Tom Eblen

Tom Eblen: As children, two famous black musicians lived on same Lexington street

Julia Amanda Perry, right, and Les McCann.
Julia Amanda Perry, right, and Les McCann.

Eastern Avenue between Second and Third streets, not far from the East End redevelopment project along Midland Avenue, is one of Lexington’s little-noticed blocks.

But in the 1920s and 1930s, it was home to two black children who would grow up to become internationally famous musicians of very different sorts.

I was familiar with one: Les McCann, the soul-jazz pianist and vocalist who had a string of hit records in the 1960s and 1970s. Now 80 and living in Los Angeles, McCann will long be remembered among the artists of jazz’s late golden age.

But I had never heard of the second, Julia Amanda Perry, until Yvonne Giles, a researcher and authority on Lexington’s black history, told me about her recently and loaned me a stack of biographical information.

Perry has received little attention since her death at age 55 in 1979. But in the 1940s and 1950s, she made an international name for herself as a composer and conductor whose works combined European classicism with African-American musical tradition and culture.

She was born in Lexington on March 25, 1924, and spent her earliest years at 216 Eastern Avenue. The 1800s brick house, which most recently was occupied by the New Birth Worship Center, stands across the street from the McCann home, which was demolished last year.

Perry came from an educated and musical family: Her father, Abraham Perry, was a physician and amateur pianist who once accompanied the great black tenor, Roland Hayes. Two of her four sisters also were musicians.

Beginning at age 6, Perry studied voice, piano and violin. While she was a child, her family moved to Akron, Ohio, where she attended the University of Akron for a year during World War II. A Knight Memorial Education Fund scholarship, created by the Akron Beacon Journal’s president, enabled her to go to Westminster Choir College in Princeton, N.J., where she studied composition and earned bachelor’s and master’s degrees in music.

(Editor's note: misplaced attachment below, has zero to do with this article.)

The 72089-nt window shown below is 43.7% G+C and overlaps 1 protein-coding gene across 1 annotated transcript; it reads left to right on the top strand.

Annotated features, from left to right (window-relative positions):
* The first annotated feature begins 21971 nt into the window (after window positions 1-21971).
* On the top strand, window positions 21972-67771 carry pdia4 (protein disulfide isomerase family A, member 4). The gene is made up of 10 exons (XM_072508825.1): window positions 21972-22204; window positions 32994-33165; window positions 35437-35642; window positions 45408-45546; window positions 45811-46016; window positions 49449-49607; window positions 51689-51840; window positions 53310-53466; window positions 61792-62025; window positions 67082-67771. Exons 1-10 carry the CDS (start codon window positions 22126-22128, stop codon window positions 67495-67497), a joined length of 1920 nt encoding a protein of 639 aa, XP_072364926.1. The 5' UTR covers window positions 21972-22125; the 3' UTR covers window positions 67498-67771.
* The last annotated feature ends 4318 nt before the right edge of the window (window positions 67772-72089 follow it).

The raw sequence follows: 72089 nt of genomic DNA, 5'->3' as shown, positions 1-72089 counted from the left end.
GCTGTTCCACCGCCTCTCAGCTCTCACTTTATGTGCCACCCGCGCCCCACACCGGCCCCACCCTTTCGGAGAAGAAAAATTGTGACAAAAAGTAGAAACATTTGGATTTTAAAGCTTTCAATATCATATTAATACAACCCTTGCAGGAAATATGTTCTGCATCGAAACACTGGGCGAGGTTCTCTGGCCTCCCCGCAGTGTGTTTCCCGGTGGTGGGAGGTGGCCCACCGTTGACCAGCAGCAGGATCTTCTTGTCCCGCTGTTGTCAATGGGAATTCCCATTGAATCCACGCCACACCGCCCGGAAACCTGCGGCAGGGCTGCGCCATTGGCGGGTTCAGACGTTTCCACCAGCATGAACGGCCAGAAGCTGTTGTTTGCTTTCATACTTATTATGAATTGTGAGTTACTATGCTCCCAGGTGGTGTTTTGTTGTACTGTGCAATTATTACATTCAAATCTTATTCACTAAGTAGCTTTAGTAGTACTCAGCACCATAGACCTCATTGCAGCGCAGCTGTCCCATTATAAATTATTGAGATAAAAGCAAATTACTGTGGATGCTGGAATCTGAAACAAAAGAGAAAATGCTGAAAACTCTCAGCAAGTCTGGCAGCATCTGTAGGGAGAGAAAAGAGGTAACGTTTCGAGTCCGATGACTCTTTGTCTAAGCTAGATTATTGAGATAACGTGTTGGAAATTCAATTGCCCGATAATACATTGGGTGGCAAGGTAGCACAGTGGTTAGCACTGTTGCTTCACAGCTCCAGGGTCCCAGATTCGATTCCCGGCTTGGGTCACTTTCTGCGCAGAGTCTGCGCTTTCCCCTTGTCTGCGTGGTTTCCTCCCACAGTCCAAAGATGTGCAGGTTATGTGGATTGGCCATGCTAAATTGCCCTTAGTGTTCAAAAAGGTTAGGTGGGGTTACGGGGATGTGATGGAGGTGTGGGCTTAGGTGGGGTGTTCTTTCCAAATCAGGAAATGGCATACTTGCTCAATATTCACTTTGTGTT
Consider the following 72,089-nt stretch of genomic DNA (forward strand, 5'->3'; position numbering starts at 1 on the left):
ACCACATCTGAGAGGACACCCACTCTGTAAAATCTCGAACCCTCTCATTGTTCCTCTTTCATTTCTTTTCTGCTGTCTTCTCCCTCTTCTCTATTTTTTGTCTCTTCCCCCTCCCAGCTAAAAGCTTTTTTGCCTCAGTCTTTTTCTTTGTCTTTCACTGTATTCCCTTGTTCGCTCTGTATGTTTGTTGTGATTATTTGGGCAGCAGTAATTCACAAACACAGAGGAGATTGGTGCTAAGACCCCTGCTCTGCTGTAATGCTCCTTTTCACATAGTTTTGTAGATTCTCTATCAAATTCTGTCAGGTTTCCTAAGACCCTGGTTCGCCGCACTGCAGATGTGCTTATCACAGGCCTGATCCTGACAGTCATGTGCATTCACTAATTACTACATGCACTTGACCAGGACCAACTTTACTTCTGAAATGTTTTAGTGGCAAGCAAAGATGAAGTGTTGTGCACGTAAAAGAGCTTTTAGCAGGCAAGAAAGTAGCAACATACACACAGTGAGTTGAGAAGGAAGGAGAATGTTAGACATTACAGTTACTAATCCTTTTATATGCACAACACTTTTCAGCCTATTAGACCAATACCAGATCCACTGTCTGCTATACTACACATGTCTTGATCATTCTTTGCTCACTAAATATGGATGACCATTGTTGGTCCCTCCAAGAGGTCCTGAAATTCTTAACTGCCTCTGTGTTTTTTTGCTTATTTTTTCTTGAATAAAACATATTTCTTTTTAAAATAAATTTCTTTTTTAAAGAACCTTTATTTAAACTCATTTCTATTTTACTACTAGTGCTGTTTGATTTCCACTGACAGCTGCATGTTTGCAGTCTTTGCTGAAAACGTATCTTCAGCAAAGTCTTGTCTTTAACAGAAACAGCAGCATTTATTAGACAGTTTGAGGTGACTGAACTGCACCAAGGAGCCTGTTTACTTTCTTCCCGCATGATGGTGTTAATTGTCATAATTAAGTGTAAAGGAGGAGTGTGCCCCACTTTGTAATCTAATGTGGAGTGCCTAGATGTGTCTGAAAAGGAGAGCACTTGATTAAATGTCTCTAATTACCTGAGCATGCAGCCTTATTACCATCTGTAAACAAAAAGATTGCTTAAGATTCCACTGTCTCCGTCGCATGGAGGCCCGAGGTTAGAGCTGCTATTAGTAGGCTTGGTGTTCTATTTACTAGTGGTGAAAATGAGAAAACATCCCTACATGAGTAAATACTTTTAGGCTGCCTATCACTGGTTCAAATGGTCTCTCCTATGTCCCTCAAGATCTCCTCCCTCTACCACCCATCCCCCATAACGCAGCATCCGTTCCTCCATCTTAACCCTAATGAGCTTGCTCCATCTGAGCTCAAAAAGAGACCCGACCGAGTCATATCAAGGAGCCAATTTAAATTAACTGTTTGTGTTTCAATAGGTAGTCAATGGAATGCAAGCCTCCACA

Perry’s talent and accomplishments kept opening doors for her in a profession then open to few women, much less black women. She won many awards and competitions for her compositions and vocal performance.

She studied choral singing and composition at the Berkshire Music Center in Tanglewood, Mass., and operatic conducting at the Juilliard School of Music in New York. In 1954, at age 30, Perry won a prestigious Guggenheim Fellowship to travel to Italy to study and write an opera.

“In the group of black composers who developed careers in the mid-20th century, Julia Perry stands out as one of the most significant,” J. Michele Edwards, a scholar who focuses on women musicians, wrote in 1999 in a lengthy entry about Perry in The International Directory of Black Composers.

Edwards ranked Perry along with two men, Hale Smith and T.J. Anderson, as the top three black neoclassical composers of their generation.

Perry’s catalog of nearly 80 compositions is incredibly eclectic. It includes pieces for a variety of solo instruments, many kinds of small ensembles, chamber orchestra and full orchestra, many vocal performance platforms and even marching band.

Perry spent much of the 1950s working in Europe, where her compositions combined European influence with spirituals and other forms of black musical expression. In the 1960s, she conducted several major performances, including one with the New York Philharmonic.

Perry was also a teacher and a writer in both English and Italian. She produced several unpublished manuscripts, including a music dictionary, translated African folk tales from Italian into English and wrote an Italian libretto for her one-act opera, The Cask of Amontillado, based on the Edgar Allan Poe short story.

Edwards noted that Perry’s music had received little publication and performance since her death, which followed more than a decade of ill health and a 1971 stroke that paralyzed her right side.

“Certainly, poor health inhibited her public life as a musician,” Edwards wrote, “and her triple marginalized position as an African American, a woman and a person with disabilities cannot be overlooked as a factor contributing to the assessment of her work by the musical establishment.”